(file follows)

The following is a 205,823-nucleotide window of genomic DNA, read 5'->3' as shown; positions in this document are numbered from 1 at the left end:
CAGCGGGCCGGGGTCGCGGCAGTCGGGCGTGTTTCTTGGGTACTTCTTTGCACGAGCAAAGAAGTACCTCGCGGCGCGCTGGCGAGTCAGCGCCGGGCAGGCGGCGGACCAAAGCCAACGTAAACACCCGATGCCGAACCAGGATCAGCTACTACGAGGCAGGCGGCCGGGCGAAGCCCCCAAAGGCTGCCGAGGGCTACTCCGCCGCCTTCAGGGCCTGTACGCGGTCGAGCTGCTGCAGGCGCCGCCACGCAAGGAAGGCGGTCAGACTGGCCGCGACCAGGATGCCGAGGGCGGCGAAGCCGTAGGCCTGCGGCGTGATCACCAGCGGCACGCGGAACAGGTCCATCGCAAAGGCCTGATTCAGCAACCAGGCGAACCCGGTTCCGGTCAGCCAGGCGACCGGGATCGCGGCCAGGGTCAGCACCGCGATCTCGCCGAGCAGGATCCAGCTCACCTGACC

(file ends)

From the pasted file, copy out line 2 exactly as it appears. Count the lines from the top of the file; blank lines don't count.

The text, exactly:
CAGCGGGCCGGGGTCGCGGCAGTCGGGCGTGTTTCTTGGGTACTTCTTTGCACGAGCAAAGAAGTACCTCGCGGCGCGCTGGCGAGTCAGCGCCGGGCAGGCGGCGGACCAAAGCCAACGTAAACACCCGATGCCGAACCAGGATCAGCTACTACGAGGCAGGCGGCCGGGCGAAGCCCCCAAAGGCTGCCGAGGGCTACTCCGCCGCCTTCAGGGCCTGTACGCGGTCGAGCTGCTGCAGGCGCCGCCACGCAAGGAAGGCGGTCAGACTGGCCGCGACCAGGATGCCGAGGGCGGCGAAGCCGTAGGCCTGCGGCGTGATCACCAGCGGCACGCGGAACAGGTCCATCGCAAAGGCCTGATTCAGCAACCAGGCGAACCCGGTTCCGGTCAGCCAGGCGACCGGGATCGCGGCCAGGGTCAGCACCGCGATCTCGCCGAGCAGGATCCAGCTCACCTGACC